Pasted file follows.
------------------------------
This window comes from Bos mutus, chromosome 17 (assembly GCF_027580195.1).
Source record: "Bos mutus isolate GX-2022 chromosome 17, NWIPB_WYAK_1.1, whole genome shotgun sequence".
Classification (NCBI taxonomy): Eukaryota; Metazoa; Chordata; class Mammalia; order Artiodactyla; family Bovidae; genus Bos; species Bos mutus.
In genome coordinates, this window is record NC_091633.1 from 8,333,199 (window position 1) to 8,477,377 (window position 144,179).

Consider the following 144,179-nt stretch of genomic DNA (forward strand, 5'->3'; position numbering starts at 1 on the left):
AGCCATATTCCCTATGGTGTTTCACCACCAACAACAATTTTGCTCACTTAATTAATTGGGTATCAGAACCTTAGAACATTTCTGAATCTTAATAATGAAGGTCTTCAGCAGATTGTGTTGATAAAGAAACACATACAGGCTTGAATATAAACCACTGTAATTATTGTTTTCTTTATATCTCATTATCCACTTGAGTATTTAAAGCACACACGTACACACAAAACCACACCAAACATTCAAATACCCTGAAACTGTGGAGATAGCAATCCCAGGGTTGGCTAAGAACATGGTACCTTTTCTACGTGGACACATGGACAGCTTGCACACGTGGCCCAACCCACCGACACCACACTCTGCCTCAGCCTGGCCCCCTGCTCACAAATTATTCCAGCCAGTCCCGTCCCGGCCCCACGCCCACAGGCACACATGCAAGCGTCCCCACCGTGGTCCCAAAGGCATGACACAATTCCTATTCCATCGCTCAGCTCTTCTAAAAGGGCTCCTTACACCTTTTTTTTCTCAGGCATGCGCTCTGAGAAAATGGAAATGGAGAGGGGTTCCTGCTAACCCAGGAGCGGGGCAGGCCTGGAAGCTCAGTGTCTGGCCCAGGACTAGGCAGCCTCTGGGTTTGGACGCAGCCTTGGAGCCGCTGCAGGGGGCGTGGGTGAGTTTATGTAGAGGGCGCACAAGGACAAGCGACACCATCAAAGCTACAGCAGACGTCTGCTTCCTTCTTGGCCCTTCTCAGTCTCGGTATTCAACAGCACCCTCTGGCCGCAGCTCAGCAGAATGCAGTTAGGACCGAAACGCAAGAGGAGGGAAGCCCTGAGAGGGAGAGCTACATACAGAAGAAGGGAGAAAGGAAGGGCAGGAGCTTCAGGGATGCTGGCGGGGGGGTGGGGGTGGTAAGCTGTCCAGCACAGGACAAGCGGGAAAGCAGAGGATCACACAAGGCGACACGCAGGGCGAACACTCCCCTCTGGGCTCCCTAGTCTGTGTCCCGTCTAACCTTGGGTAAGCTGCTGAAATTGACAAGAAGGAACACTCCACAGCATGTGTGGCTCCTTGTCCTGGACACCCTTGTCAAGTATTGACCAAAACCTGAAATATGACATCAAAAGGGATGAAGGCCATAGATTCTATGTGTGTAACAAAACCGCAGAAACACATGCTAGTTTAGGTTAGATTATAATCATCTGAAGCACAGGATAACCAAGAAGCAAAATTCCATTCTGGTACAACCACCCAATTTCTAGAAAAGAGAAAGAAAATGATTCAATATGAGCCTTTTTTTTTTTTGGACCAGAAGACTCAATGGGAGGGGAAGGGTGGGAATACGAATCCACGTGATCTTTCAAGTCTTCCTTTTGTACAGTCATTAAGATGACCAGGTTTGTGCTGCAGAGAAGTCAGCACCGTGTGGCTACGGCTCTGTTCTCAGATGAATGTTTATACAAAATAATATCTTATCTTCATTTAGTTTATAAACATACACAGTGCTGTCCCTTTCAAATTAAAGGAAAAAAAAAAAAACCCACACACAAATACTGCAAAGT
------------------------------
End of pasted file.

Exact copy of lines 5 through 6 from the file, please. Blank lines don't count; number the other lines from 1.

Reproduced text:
Consider the following 144,179-nt stretch of genomic DNA (forward strand, 5'->3'; position numbering starts at 1 on the left):
AGCCATATTCCCTATGGTGTTTCACCACCAACAACAATTTTGCTCACTTAATTAATTGGGTATCAGAACCTTAGAACATTTCTGAATCTTAATAATGAAGGTCTTCAGCAGATTGTGTTGATAAAGAAACACATACAGGCTTGAATATAAACCACTGTAATTATTGTTTTCTTTATATCTCATTATCCACTTGAGTATTTAAAGCACACACGTACACACAAAACCACACCAAACATTCAAATACCCTGAAACTGTGGAGATAGCAATCCCAGGGTTGGCTAAGAACATGGTACCTTTTCTACGTGGACACATGGACAGCTTGCACACGTGGCCCAACCCACCGACACCACACTCTGCCTCAGCCTGGCCCCCTGCTCACAAATTATTCCAGCCAGTCCCGTCCCGGCCCCACGCCCACAGGCACACATGCAAGCGTCCCCACCGTGGTCCCAAAGGCATGACACAATTCCTATTCCATCGCTCAGCTCTTCTAAAAGGGCTCCTTACACCTTTTTTTTCTCAGGCATGCGCTCTGAGAAAATGGAAATGGAGAGGGGTTCCTGCTAACCCAGGAGCGGGGCAGGCCTGGAAGCTCAGTGTCTGGCCCAGGACTAGGCAGCCTCTGGGTTTGGACGCAGCCTTGGAGCCGCTGCAGGGGGCGTGGGTGAGTTTATGTAGAGGGCGCACAAGGACAAGCGACACCATCAAAGCTACAGCAGACGTCTGCTTCCTTCTTGGCCCTTCTCAGTCTCGGTATTCAACAGCACCCTCTGGCCGCAGCTCAGCAGAATGCAGTTAGGACCGAAACGCAAGAGGAGGGAAGCCCTGAGAGGGAGAGCTACATACAGAAGAAGGGAGAAAGGAAGGGCAGGAGCTTCAGGGATGCTGGCGGGGGGGTGGGGGTGGTAAGCTGTCCAGCACAGGACAAGCGGGAAAGCAGAGGATCACACAAGGCGACACGCAGGGCGAACACTCCCCTCTGGGCTCCCTAGTCTGTGTCCCGTCTAACCTTGGGTAAGCTGCTGAAATTGACAAGAAGGAACACTCCACAGCATGTGTGGCTCCTTGTCCTGGACACCCTTGTCAAGTATTGACCAAAACCTGAAATATGACATCAAAAGGGATGAAGGCCATAGATTCTATGTGTGTAACAAAACCGCAGAAACACATGCTAGTTTAGGTTAGATTATAATCATCTGAAGCACAGGATAACCAAGAAGCAAAATTCCATTCTGGTACAACCACCCAATTTCTAGAAAAGAGAAAGAAAATGATTCAATATGAGCCTTTTTTTTTTTTGGACCAGAAGACTCAATGGGAGGGGAAGGGTGGGAATACGAATCCACGTGATCTTTCAAGTCTTCCTTTTGTACAGTCATTAAGATGACCAGGTTTGTGCTGCAGAGAAGTCAGCACCGTGTGGCTACGGCTCTGTTCTCAGATGAATGTTTATACAAAATAATATCTTATCTTCATTTAGTTTATAAACATACACAGTGCTGTCCCTTTCAAATTAAAGGAAAAAAAAAAAAACCCACACACAAATACTGCAAAGT